MathOverflow is a question and answer site for professional mathematicians. Join them; it only takes a minute:

Sign up
Here's how it works:
  1. Anybody can ask a question
  2. Anybody can answer
  3. The best answers are voted up and rise to the top

Can you define a "derivative" operator such that its antiderivative F(x) of f(x) can be used in the sense of F(b)-F(a) to calculate the Riemann–Stieltjes integral of f(x)?

Perhaps it would be related to the $\Delta$-derivative in time scale calculus.

This question was motivated by an edit to that wikipedia article which said that the ideas of unifying sums and integrals go back to the idea of the Riemann–Stieltjes integral. Now I'm not sure it's correct to say the RS-integral is a precursor of time-scale calculus as the starting point of time-scale calculus is the derivative and the unification of difference and differential equations, but integrals on other time-scales such as the q-integral in quantum calculus can be related to the RS integral (page 7 of a paper by Abreu), so maybe definite integrals on all time scales can be written in the form of RS-integrals for some suitable choice of step function depending on the time-scale.

Edit: About the same time, it seems, as I asked this question, a new post appeared on the wikipedia discussion page for "Time scale calculus" which suggests the Hilger derivative (delta-derivative) is the same as the Radon–Nikodym derivative of the Lebesgue–Stieltjes integral.

share|cite|improve this question
If you want the fundamental theorem to have any chance of being true, the obvious definition is lim_{h to 0} ((f(x+h) - f(x))/(g(x+h) - g(x)). – Qiaochu Yuan Oct 27 '10 at 12:43
Follow up question:… – Roy Maclean Oct 27 '10 at 16:58

For a Riemann-Stieltjes integral $$\int_a ^b f(x) d \phi(x)$$ the corresponding derivative should be $$f^{(\phi)}(x)=\lim_{y\to x} \frac{f(y)-f(x)}{\phi(y)-\phi(x)}$$ This works at least if $\phi\in C^1$ and $\phi'$ is never zero, that is, in this case we have $$\int_a ^b f^{(\phi)}(x) d \phi(x)=f(b)-f(a)$$

share|cite|improve this answer
Thanks Florian, and thanks also to Qiaochu Yuan for the similar comment. For step functions though, which would be necessary to represent integrals such as the q-integral, ϕ′ would be zero, and undefined at the jumps. – Roy Maclean Oct 27 '10 at 13:01
You only need $F,\phi$ to be finite variation with $\int\cdot\,dF$ absolutely continuous with respect to $\int\cdot\,d\phi$. Then the Radon-Nikodym theorem defines $dF/d\phi$ ( – George Lowther Oct 27 '10 at 13:02
A differential equation $dF(x)/d\phi(x)=g(F(x),x)$ using the Radon-Nikodym derivative can be written $dF(x)=g(F(x),x)\,d\phi(x)$, interpreted as an integral equation. So, yes, "Radon-Nikodym differential equations" can be defined, but they are the same as integral equations. Stochastic differential equations are defined via the integral form. – George Lowther Oct 27 '10 at 14:03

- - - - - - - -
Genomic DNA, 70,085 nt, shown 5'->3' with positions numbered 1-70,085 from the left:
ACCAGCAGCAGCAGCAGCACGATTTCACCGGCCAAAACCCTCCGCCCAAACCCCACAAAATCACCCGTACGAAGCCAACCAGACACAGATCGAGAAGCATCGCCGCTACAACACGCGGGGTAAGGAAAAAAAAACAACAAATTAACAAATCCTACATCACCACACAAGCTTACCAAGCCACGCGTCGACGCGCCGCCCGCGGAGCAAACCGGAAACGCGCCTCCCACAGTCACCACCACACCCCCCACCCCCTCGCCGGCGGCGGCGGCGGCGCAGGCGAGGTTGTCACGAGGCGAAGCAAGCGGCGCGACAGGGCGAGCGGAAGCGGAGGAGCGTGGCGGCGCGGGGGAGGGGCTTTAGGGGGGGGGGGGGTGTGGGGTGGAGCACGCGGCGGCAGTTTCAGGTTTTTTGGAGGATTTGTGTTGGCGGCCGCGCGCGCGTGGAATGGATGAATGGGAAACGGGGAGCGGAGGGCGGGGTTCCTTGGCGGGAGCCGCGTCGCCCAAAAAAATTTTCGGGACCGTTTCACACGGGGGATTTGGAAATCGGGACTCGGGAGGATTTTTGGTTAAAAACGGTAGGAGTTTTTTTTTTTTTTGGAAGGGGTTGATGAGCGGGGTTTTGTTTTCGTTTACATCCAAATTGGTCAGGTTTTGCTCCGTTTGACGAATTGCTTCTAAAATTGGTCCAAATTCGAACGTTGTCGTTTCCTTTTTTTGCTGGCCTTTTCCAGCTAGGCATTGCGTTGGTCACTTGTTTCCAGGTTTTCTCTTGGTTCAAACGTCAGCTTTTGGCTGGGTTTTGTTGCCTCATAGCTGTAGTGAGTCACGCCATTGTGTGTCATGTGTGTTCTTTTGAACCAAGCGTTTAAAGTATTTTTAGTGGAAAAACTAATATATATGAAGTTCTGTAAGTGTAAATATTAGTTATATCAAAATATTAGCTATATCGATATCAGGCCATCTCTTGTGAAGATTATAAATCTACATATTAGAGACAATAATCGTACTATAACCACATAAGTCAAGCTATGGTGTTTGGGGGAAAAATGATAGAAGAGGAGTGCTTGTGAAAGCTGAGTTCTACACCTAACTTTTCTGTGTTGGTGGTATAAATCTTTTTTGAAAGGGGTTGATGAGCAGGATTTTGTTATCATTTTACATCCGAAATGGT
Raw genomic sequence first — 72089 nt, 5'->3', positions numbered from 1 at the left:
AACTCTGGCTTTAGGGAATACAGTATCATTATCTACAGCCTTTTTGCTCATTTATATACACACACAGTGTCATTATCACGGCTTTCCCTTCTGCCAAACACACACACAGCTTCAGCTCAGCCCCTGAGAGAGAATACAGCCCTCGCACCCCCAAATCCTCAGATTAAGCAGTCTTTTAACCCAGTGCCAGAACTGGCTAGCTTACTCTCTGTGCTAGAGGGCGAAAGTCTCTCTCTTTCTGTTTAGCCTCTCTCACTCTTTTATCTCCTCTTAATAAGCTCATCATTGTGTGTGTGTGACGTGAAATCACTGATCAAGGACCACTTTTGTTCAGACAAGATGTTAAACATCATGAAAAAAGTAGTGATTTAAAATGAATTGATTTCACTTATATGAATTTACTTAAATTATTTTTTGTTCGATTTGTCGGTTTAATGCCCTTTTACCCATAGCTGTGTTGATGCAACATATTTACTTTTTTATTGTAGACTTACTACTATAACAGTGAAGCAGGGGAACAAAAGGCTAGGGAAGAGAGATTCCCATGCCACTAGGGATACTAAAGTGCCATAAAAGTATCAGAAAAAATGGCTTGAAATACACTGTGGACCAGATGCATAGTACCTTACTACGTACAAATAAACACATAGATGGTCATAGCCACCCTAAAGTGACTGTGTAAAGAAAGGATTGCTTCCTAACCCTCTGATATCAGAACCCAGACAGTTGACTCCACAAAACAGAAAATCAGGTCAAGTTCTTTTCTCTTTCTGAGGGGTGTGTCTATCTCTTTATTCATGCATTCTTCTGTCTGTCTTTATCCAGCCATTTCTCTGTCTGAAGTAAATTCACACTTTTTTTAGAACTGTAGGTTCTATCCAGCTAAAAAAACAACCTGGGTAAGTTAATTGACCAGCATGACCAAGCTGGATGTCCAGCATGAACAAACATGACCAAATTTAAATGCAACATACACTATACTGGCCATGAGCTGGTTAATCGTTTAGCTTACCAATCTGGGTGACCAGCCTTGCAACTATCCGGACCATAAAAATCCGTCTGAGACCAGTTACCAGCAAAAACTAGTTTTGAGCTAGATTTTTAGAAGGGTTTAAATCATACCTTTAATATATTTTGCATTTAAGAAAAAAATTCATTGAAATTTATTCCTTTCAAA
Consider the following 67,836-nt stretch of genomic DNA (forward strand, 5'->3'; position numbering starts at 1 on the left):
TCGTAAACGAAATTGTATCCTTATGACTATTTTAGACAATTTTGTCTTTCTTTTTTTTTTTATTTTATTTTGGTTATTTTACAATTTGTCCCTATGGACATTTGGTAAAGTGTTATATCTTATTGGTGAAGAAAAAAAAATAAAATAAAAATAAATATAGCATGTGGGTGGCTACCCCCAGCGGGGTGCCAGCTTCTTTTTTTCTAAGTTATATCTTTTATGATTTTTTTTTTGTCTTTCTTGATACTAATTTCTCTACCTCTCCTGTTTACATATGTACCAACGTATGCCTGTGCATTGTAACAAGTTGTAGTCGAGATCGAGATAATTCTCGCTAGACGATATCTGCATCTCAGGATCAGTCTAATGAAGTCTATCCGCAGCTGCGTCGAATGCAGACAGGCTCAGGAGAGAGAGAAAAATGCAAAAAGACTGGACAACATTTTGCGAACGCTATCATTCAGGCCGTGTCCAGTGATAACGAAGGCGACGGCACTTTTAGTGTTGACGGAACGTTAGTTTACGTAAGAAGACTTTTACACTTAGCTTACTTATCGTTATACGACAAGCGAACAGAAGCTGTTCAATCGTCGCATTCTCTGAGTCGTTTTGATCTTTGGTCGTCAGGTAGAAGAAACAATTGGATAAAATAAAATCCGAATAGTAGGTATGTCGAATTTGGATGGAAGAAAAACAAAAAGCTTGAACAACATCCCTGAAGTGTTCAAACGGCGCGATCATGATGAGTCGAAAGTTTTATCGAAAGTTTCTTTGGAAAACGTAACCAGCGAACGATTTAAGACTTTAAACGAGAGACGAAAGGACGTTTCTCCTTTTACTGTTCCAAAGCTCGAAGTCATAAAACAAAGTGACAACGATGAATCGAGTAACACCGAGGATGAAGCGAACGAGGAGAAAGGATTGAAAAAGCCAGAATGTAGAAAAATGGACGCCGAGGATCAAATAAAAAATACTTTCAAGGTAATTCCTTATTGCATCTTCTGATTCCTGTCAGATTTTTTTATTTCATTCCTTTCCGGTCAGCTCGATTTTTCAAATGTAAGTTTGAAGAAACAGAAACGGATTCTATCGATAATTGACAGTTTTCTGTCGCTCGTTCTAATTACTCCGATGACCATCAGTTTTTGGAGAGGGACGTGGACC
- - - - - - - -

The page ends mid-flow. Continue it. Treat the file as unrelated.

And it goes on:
And on the Wikipedia Ito calculus page - I'm rather wary of the bit about the derivatives (whether it is even new at all). But I see there is some argument about it on the discussion page. – George Lowther Oct 27 '10 at 14:11
The existence of the Radon-Nikodym derivative requires that the measure $dF$ be absolutely continuous with respect to Lebesgue measure which is not satisfied by a pure jump function where the support of the measure is a finite or countable set. – Hany Oct 27 '10 at 16:48

It's a long time since this question was active but I'm going to answer the question anyway. This year I have been working in this issue. I defined a Stieltjes derivative from the beginning because I didn't know that something quite similar already exists. There are a few articles, each of one has its own "Stieltjes" derivative, some of them are the following:

Daniell, P. J.: Differentiation with respect to a function of limited variation. Trans. Amer. Math. Soc. 19 (1918), no. 4, 353–362.

S. Saks: Theory of Integral, Ch. IV, end of §2 and Chapter IX, §5.

M. Gradinaru: On the derivative with respect to a function with applications to Riemann- Stieltjes integral. Collection: Seminar on Mathematical Analysis (Cluj-Napoca, 1989–1990), 21–28, "Babes-Bolyai'' Univ., Cluj-Napoca, 1990.

Aversa, V.; Preiss, D.: Lusin's theorem for derivatives with respect to a continuous function. Proc. Amer. Math. Soc. 127 (1999), no. 11, 3229–3235.

In any case, I have proved the fundamental theorems of calculus for this derivative using not only Lebesgue-Stieltjes integration but also with the Kurzweil-Stieltjes integration.

In addition, I have proved that the delta-derivative (of Time Scales Calcules) is a particular case of the Stieltjes derivative, so every differential equation in time scales could be seen as a differential equation with the Stieltjes derivative. Moreover the impulsive differential equations with fixed times could be seen as a differential equation with the Stieltjes derivative too.

share|cite|improve this answer

Let $G:[0,1]\longrightarrow[0,1]$ be a continuous increasing function that is constant on each subinterval of the complement of the Cantor ternary set $K$ and satisfying $G(0)=0, G(1)=1$.

The Riemann-Stieltjes integral with respect to $G$ cannot be 'differentiated'. Consider a function $F(x)$ and suppose there is some Riemann-Stieltjes integrable function $h$ such that $$ F(b)-F(a)=\int_a^b h(t)dG(t),\quad \forall a,b \in[0,1]$$ Then, as the R.H.S. vanishes on any interval contained in the complement of $K$, $F$ must be constant on each such interval. So $F(x)=x$ for example cannot satisfy the above formula.

share|cite|improve this answer

Your Answer


By posting your answer, you agree to the privacy policy and terms of service.

Not the answer you're looking for? Browse other questions tagged or ask your own question.